The ReadyAPI Object Model

Applies to ReadyAPI 3.10, last modified on November 23, 2021

More and more users are now focused on advanced scripting in their ReadyAPI projects, for example:

  • creating controller scripts that run TestCases, LoadTests, and so on,

  • dynamically generating testrequests and assertions based on database content,

  • creating custom reports after the execution of tests,

  • integrating with external tools (test management, and so on),

  • creating complex simulations of asynchronous services using Virtual Services and TestCases.

Since groovy scripts have full access to the object model, anything is possible. Unfortunately, the API documentation is only available in the javadoc format and can be difficult for new users, especially if they lack of prior knowledge of java or groovy. Let's walk through the basics of the ReadyAPI to help you get started.


When we started to provide scripting possibilities in 2006, groovy was the logical choice. Now, this has changed and there are many viable alternatives to groovy via the Java 1.6 scripting API (JRuby, Jython, JavaScript, and so on), but since we have made our own optimizations for Groovy ClassLoaders, which would not be available for these other languages, we have opted to stick to groovy instead of providing "sub-optimal" support for other languages.

Things Are ModelItems

All project-related artifacts (Projects, Requests, TestSuites, and so on) are ModelItems, their interfaces are all defined in the com.eviware.soapui.model package and sub-packages (for example, see the com.eviware.soapui.model.iface package for Interface/Operation/Request related classes).

A modelItems name, description, icon, and so on, can all be accessed through the corresponding getters, for example:

This would print the name of the project variable.

Obviously, depending on the type of ModelItem, properties and methods for accessing children are available. The general model for accessing children of a certain type of ModelItem is as follows (XX = the type of child):

int getXXCount()

XX getXXByName( String name )

XX getXXAt( int index )

List getXXList()

Map getXXs()

For example, to get a certain virtual service in a project, you could use one of the following (and similar):

def mockService = project.getVirtByName( "My Virtual Service" )

def mockService = project.getVirtAt( 0 )

To iterate through all LoadTests in a TestCase, you could use:

for( loadTest in testCase.loadTestList )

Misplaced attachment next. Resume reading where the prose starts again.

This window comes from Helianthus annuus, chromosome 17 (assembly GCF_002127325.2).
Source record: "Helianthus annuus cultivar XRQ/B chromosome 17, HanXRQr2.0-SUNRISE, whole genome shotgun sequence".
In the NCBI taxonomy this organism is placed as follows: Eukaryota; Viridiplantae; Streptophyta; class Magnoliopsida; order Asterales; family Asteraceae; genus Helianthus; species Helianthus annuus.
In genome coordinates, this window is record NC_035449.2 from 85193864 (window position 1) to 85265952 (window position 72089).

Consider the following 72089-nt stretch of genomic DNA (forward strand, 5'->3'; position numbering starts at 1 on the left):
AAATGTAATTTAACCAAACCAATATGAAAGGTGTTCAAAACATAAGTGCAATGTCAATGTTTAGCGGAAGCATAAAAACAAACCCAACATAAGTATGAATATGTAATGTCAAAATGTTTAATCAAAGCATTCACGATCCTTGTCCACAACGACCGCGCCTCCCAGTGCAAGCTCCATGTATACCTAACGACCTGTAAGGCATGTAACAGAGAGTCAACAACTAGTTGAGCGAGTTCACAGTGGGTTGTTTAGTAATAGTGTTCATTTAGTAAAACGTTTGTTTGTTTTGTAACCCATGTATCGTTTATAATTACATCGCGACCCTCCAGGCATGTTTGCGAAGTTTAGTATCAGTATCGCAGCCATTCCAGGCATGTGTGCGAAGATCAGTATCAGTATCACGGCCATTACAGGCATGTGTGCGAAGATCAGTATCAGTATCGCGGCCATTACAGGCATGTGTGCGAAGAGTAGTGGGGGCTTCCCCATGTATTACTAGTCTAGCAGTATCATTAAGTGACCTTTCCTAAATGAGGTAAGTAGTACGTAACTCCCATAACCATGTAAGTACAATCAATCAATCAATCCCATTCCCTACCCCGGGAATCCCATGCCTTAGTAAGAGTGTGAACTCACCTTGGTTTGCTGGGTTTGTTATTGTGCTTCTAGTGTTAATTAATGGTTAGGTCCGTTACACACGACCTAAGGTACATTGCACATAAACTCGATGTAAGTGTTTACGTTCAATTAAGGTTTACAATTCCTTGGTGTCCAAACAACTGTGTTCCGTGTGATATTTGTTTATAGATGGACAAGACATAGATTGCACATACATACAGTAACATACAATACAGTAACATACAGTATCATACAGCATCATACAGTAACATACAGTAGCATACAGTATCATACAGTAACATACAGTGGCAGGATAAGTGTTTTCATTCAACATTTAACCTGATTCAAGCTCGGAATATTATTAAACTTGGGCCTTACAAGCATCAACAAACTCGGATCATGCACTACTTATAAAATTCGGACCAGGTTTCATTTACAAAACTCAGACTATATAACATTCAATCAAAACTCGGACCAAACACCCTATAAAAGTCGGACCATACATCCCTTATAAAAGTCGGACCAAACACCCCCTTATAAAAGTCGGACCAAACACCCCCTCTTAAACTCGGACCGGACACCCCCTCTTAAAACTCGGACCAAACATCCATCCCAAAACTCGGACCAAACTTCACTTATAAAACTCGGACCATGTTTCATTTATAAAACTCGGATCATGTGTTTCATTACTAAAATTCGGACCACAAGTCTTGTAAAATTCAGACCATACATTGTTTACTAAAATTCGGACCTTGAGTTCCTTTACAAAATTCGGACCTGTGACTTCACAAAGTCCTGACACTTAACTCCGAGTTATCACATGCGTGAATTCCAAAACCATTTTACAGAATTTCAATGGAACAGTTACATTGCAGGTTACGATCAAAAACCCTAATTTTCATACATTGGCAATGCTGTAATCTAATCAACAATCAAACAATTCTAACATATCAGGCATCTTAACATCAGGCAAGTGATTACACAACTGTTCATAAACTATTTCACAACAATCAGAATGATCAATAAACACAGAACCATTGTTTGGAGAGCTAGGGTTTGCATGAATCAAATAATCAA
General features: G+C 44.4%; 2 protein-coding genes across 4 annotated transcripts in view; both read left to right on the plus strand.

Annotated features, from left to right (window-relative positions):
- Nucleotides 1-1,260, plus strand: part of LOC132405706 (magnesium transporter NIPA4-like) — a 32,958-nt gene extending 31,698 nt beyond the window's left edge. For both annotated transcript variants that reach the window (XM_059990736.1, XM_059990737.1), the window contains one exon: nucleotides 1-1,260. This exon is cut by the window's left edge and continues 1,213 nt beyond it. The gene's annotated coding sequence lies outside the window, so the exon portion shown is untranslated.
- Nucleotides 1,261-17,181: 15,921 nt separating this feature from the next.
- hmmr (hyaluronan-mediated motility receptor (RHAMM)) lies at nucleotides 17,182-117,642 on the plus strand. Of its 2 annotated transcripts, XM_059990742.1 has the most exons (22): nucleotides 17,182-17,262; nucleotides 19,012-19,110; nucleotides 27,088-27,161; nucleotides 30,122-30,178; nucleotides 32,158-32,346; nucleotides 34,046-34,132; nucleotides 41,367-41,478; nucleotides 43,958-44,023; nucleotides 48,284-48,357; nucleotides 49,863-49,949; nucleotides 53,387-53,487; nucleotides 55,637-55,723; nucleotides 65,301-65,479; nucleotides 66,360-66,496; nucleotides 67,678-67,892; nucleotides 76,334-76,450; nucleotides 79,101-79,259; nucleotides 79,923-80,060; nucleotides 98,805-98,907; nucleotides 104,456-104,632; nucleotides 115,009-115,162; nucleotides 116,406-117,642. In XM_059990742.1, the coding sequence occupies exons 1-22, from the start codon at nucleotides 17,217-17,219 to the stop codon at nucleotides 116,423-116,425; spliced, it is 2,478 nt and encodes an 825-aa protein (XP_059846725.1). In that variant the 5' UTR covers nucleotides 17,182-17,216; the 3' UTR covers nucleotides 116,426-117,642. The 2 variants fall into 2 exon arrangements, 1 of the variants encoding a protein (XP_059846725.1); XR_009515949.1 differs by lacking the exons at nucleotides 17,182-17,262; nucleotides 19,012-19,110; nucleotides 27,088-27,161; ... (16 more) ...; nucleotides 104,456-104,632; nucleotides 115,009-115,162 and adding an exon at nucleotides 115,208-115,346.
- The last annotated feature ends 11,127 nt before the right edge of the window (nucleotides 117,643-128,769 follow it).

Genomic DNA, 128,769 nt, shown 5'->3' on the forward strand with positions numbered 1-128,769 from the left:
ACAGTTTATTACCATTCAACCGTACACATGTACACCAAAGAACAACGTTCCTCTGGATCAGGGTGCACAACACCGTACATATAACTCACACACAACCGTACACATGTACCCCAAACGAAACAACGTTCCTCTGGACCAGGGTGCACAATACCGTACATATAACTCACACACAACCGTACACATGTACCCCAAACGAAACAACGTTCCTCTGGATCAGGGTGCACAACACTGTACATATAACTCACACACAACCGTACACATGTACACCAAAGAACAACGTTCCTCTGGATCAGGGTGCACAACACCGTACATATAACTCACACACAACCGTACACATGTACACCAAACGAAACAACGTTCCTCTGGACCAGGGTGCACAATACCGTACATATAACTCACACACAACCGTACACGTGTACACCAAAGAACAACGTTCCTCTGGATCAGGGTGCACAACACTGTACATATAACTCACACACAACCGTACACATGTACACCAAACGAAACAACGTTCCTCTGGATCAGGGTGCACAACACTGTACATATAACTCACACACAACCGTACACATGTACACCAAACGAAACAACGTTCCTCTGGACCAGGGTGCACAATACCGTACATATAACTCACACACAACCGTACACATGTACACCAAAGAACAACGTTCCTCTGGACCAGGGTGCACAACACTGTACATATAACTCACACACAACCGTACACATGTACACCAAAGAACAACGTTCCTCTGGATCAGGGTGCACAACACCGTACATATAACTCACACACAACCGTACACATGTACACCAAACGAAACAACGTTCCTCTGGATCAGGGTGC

Since groovy simplifies map access, the last one can be used in several ways from a script, for example, if we have a TestSuite and want to access its TestCases, we can do both:




Parent objects are generally available through the name of their type, i.e.: + " in project " + )

Navigates "upward" in the object model using the TestSuite and project properties.


You will often want to manipulate properties within your scripts, either those that are built in or those that are custom properties, the later can be set for the following objects, Projects, TestSuites, TestCases, Virtual Services and the PropertiesTestStep (these all inherit from MutableTestPropertyHolder ).

Setting/getting properties is straightforward:

// set property value
object.setPropertyValue( "name", "value" )["name"].value = "value"
// get property value object.getPropertValue( "name" )["name"].value"name".value


When scripting inside some kind of "run", there is always a context variable available for getting/setting context-specific variables. The contexts are:

  • SubmitContext – available within one submission of a request;

  • TestRunContext – available from within all scripts in a TestCase run;

  • LoadTestRunContext – available in LoadTest setup/tearDown scripts and from the executed TestCase context via the LoadTestContext context variable;

  • MockRunContext – available in virtual service startup/shutdown scripts and Operation/VirtResponse dispatch scripts.

All these inherit from the PropertyExpansionContext interface which has methods for setting/getting properties and an expand method which can be used to expand arbitrary strings containing Property Expansions.


As you have noticed, there is a "log" variable in all scripts. This is a standard log4j Logger which appends to the groovy Log at the bottom of the ReadyAPI window and can be used for diagnostic purposes, and so on.

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